Interview by Emily Cohen
Alex Morgan, at age 22, was the youngest member of the USA’s runner-up squad at the 2011 Women’s World Cup, where she scored in the semifinal and final. Three years earlier, in the midst of her college career at Cal, she led the USA to the 2008 U-20 World Cup title. We asked the Southern California product to reflect on her youth soccer days and address some of the key issues facing young soccer players.
SOCCER AMERICA: Your youth soccer background is really different from what most athletes are doing today, in which they start playing club soccer as early as 8 or 9 years old. You played AYSO until you were in high school, right?
ALEX MORGAN: Yeah. I started to transition into the club scene after the AYSO season when I was 12 or 13. I tried out for a club but I wasn’t on the team. I was able to go to practice with them but the coach was just messing with me, so it was a bad first year of club. The next year, I found my team, Cypress Elite, when I was 14. That was my first club team.
SA: So you played on your high school team and Cypress Elite?
ALEX MORGAN: I did and then senior year I tore my ACL, so I didn’t play that year. But I intended on playing, so I would’ve played all four years.
SA: That’s a tough injury. How long did it take you to recover?
ALEX MORGAN: I think that 20 years ago ACL injuries were career ending injury but nowadays, not so much. I was back on the field in five months and feeling great. I wasn’t back to myself within five months but I was back playing with a brace and everything.
SA: It seems so commonplace to hear of ACL tears these days. What do you attribute that to? Do you think young athletes are training too much?
ALEX MORGAN:So many young girls and women have injured their ACL. It’s amazing how many we have on the national team and in college. I’m not sure what to attribute it to. There are some out there who say a lot of it is because our hips are wider than men, and I think a lot of times coaches don’t train their players, they don’t teach them injury prevention warm-ups. During college we started doing that, but I think if I would’ve started doing that when I was 14 years old, I could’ve possibly prevented something like that.
SA: What about the fact that kids are specializing in one sport earlier than they used to?
ALEX MORGAN:The early teens are a difficult age because definitely you want your kids to grow up and do whatever they want to do; you don’t want to push them too hard in one particular sport. My parents allowed me to play volleyball and softball and basketball and soccer at one time and I loved it. I was playing all these other sports so it wasn’t too much wear on the soccer field and it wasn’t too much wear on a repetitive exercise.
SA: So you played on your club and school soccer teams, and you continued to play volleyball and run track throughout high school, right?
ALEX MORGAN: Track was more something I did for fun; volleyball I was actually pretty committed to my freshman and sophomore year and after that time, my high school volleyball was in the same season as club soccer so I had to pretty much choose one sport from then on. I chose club soccer because I was missing either high school volleyball practice or club soccer practice and I knew I needed to choose one. After sophomore year, I stuck with soccer.
SA: So you think continuing to play multiple sports helped you in the long term?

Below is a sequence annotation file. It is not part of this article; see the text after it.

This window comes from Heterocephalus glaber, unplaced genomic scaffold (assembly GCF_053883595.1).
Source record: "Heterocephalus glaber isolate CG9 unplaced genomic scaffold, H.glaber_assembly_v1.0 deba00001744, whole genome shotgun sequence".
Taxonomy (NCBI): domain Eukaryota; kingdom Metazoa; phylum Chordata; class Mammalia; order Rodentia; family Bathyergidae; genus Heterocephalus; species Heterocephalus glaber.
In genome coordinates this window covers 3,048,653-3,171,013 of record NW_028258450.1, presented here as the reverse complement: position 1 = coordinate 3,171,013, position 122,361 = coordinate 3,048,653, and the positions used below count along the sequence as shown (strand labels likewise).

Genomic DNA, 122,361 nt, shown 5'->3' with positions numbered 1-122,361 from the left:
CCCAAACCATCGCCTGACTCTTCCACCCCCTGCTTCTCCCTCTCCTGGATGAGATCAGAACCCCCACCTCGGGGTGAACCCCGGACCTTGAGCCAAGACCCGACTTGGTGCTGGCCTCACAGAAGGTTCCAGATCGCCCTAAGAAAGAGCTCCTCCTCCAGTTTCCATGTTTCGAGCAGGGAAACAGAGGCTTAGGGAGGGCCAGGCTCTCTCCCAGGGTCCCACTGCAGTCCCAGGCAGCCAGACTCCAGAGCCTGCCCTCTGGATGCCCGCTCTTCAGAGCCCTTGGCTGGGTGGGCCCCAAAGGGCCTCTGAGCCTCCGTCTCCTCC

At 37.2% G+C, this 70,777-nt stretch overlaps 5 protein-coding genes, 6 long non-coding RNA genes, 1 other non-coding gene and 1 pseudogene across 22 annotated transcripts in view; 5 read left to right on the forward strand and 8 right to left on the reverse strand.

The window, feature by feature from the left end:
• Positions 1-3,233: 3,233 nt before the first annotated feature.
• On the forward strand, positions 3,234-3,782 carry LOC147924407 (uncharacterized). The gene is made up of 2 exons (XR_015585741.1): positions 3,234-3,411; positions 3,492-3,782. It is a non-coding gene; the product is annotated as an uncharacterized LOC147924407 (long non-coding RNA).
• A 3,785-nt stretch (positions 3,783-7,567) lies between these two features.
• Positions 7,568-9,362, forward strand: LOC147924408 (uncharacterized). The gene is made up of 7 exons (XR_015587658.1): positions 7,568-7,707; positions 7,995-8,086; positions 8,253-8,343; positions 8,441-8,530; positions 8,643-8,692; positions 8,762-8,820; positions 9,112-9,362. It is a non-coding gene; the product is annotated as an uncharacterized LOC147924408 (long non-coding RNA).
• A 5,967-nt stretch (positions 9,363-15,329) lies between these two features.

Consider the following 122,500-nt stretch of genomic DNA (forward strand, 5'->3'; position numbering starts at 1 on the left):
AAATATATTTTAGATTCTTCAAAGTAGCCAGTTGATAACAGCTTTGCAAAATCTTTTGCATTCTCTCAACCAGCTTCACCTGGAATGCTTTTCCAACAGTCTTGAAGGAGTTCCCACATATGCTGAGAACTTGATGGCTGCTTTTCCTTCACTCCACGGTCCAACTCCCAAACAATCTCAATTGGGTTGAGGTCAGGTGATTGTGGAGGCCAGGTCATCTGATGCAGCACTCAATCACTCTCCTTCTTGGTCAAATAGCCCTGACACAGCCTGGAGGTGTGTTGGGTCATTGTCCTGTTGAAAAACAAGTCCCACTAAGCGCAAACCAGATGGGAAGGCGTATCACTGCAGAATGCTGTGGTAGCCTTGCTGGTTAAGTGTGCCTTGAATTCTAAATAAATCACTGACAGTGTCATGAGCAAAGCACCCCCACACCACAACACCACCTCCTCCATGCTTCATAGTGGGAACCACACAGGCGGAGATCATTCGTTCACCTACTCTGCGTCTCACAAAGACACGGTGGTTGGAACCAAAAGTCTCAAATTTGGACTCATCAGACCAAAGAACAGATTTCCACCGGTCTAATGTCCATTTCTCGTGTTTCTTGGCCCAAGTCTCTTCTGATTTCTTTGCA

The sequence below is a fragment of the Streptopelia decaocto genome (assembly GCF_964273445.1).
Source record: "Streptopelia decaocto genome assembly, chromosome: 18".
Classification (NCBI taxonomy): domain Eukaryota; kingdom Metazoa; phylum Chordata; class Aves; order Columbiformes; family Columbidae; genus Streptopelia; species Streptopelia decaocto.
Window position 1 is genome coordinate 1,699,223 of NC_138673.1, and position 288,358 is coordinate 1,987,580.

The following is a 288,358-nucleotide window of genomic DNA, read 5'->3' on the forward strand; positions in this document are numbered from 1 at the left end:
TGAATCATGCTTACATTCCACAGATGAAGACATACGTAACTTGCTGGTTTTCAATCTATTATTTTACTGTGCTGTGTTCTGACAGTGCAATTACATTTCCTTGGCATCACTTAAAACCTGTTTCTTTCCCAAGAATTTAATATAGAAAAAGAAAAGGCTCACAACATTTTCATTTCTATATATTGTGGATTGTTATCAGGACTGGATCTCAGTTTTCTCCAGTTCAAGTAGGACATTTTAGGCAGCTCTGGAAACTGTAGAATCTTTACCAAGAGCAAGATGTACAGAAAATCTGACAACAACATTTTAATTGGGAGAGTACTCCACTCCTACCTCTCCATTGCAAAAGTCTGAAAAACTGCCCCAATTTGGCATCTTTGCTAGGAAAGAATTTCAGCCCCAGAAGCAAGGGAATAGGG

ALEX MORGAN: For me, it helped a little bit but since I think recruiting for colleges has transitioned to an earlier age group -- it used to be 15, 16, 17 and now it’s 13, 14, 15 -- so parents and coaches are put in a difficult position where they need to ask themselves if they should push their kids a little bit harder because if they don’t an opportunity will pass them by. It’s definitely a hard decision all around whether to create more practices, have more training for kids in that age group.
SA: You hit on a really interesting point, that recruiting is happening earlier and then parents are put in this position. Do you have any advice for people on how to break the cycle?
ALEX MORGAN:You know what? I wish someone would have told me when I was going through the process that if you believe in yourself and you think that you will continue improving, colleges will wait for you. I know the recruiting process starts earlier, but from age 14 through 18 a lot can happen. You can peak at 14 and not get any better or you can be at the bottom of your team at 14 and then be at the top by age 18.
I think that happened with me; I had just started club soccer and coaches were already recruiting by then. I wasn’t even on their radar until I was 16 years old. I think you just need to believe in yourself and trust in yourself. Don’t always believe college coaches right away that you have the opportunity to get a scholarship and if you don’t take advantage of it, it’s going to go away forever. That’s not true.
Coaches see you improving, see you doing well, and they’re going to go after you. They’re going to save financial scholarships for you and they’re going to keep their eye on you every year. I think it just comes down to recognizing how much pull college coaches really have. I think that a lot of times there’s that tradition where college coaches give players ultimatums and it’s completely false. I think players can go throughout their entire high school career without committing to a college until they’re ready.
(Emily Cohen is a freelance writer living in Berkeley, Calif. She has been a team manager for her children's soccer, baseball, basketball, and softball teams -- and has a blog at TeamSnap.com.)